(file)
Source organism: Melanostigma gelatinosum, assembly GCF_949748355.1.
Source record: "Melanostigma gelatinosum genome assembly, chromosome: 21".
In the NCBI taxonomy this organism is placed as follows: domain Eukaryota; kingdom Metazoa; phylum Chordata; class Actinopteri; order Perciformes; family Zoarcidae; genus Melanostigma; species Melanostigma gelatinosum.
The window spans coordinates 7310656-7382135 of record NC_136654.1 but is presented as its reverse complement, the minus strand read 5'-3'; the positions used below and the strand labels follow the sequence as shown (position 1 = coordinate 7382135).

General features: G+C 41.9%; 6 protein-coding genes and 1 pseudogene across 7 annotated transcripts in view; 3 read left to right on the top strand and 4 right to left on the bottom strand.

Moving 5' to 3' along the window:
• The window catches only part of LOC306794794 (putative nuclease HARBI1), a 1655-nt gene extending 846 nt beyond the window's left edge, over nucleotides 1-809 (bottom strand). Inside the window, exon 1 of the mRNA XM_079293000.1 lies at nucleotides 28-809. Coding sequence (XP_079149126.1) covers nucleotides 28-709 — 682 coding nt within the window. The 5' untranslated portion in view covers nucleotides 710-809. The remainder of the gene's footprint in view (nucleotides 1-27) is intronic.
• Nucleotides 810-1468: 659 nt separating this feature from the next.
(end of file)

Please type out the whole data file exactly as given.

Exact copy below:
Source organism: Melanostigma gelatinosum, assembly GCF_949748355.1.
Source record: "Melanostigma gelatinosum genome assembly, chromosome: 21".
In the NCBI taxonomy this organism is placed as follows: domain Eukaryota; kingdom Metazoa; phylum Chordata; class Actinopteri; order Perciformes; family Zoarcidae; genus Melanostigma; species Melanostigma gelatinosum.
The window spans coordinates 7310656-7382135 of record NC_136654.1 but is presented as its reverse complement, the minus strand read 5'-3'; the positions used below and the strand labels follow the sequence as shown (position 1 = coordinate 7382135).

General features: G+C 41.9%; 6 protein-coding genes and 1 pseudogene across 7 annotated transcripts in view; 3 read left to right on the top strand and 4 right to left on the bottom strand.

Moving 5' to 3' along the window:
• The window catches only part of LOC306794794 (putative nuclease HARBI1), a 1655-nt gene extending 846 nt beyond the window's left edge, over nucleotides 1-809 (bottom strand). Inside the window, exon 1 of the mRNA XM_079293000.1 lies at nucleotides 28-809. Coding sequence (XP_079149126.1) covers nucleotides 28-709 — 682 coding nt within the window. The 5' untranslated portion in view covers nucleotides 710-809. The remainder of the gene's footprint in view (nucleotides 1-27) is intronic.
• Nucleotides 810-1468: 659 nt separating this feature from the next.